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Between 75 million and 200 million people died from the Black Plague that
swept through Asia and Europe in the 14th century. It is estimated than anywhere
between 30% and 60% of Europe’s total population was wiped out. And all from
a pandemic that originated in Central Asia and was carried out from there by
Oriental rat fleas living on the black rodents that infested ships trading between
Asia and Europe.
Millions of terrified believers and non-believers alike turned to prayer,
beseeching protection. In the case of the non-believers it was an early foretaste
of the World War 1 aphorism coined by an unnamed chaplain: “There are no
atheists in the trenches.” (That was adapted in World War 2 to “There are no
atheists in foxholes.”)
As has been written by a quote investigator, “When exposed to extreme
peril, many people reflect on the spiritual or supernatural dimension of
existence.” Which is just another way of saying, “They turn to the Almighty for
The upheavals caused by the Black Plague — one of the most devastating
pandemics in human history — were not only of a social and economic nature,
but also of a religious nature. The fanaticism that exploded saw widespread
persecution of groups such as lepers, friars, Jews, pilgrims, and foreigners. In
Europe sufferers from skin diseases like psoriasis were, in some instances,
Religious fervour in Germany, at first in the Rhineland area, resulted in a
group of saints being named “The Fourteen Holy Helpers”. They enjoyed a
collective cult, and devotion to them spread to the rest of Germany, Hungary, and
Sweden. These saints were selected because of the efficacy of their intercession
against various diseases. I’ll revisit them later in this series.
One of the 14 was a former physician/doctor and Bishop of Sebaste, the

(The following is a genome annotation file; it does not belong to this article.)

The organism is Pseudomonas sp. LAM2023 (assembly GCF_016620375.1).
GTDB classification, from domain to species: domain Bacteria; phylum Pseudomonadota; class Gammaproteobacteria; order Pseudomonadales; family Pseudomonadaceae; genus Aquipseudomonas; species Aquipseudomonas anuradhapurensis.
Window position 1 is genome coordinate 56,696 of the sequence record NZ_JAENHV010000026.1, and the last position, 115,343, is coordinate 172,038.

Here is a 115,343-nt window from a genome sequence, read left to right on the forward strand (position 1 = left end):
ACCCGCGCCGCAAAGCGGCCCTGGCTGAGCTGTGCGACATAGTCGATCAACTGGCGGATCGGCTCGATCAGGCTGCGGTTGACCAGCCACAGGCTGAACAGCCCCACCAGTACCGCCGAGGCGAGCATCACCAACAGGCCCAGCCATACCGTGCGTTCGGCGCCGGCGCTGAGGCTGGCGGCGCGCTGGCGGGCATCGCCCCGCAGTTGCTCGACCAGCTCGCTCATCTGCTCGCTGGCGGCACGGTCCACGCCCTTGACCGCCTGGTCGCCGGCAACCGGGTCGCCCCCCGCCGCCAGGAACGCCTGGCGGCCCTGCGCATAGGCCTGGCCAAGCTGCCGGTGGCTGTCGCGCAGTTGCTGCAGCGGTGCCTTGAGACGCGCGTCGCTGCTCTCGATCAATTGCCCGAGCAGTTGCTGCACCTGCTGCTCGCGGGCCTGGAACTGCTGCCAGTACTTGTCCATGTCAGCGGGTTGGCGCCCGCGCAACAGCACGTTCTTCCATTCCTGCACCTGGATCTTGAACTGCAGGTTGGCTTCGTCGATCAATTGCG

city in Armenia where he was born. He was a man who, during a time of
persecution, lived in a cave, and was a healer of men and of animals. Animals, it
was said, used to come to him on their own for help, but would never disturb him
if they saw he was in prayer.
His name was Saint Blaise. Blaise, who had studied philosophy in his youth,
was very young when consecrated bishop. His parents were rich and noble
Christians, and Agricola, Governor of Cappadocia, targeted them. He had come to
the area specifically to persecute Christians.
Agricola sent a group of huntsmen into the forests of Argeus on a search for
wild animals to be used in the Roman arena games. They were looking for
hyenas, wild horses, antelopes, and wild asses. Eventually they came across a
number of animals grouped outside a cave, waiting. Inside the cave the men
found Blaise, kneeling in prayer.
When they took him back to the Governor, Agricola tried to coerce,
persuade, bully him into recanting his faith. But Blaise, who as a bishop,
instructed as much by his example as by his words, was having none of it, so
Agricola said, “Throw him into prison. I’ll deal with him later.”
As the huntsmen hauled and dragged and pulled and pushed and punched
Blaise on their way to the jail, a distraught mother, carrying her child who was
choking to death on a fishbone, laid the child at Blaise’s feet. She begged for help
through his intercession.
Blaise was touched by the woman’s anguish, and he immediately prayed for
mother and son. The soldiers jeered and shouted in derision, and hit Blaise even
more viciously. But the little boy was cured on the spot. And there was more to
come. Further along the route to the prison, an old poverty-stricken woman
whose only possession of any value, a baby pig, had been snatched by a wolf,
crossed their path and, like the woman with the choking child, this woman, too,
beseeched Blaise for help. According to legend, Blaise again prayed. A miraculous
thing took place — the wolf came back and laid the unhurt and undamaged baby
pig at the woman’s feet, and then sloped off into the trees.
The cell Blaise was thrown into was dark and damp and fetid. The old lady
visited the jail one day, and asked to be allowed to see him. Surprisingly, they let
her in, mocking her. She had brought with her two wax candles that she give to
Blaise, saying she hoped they would relieve a little of the gloom that shrouded
the filthy space.
To this day, the custom of having throats blessed on St Blaise’s feast day,
February 3, involves the priest using two crossed candles, and using the
following blessing: “May Almighty God, at the intercession of Saint Blaise, Bishop
and Martyr, preserve you from infections of the throat, and from all other
afflictions.” Then the priest makes the sign of the cross.
Saint Blaise was beheaded in 316 AD.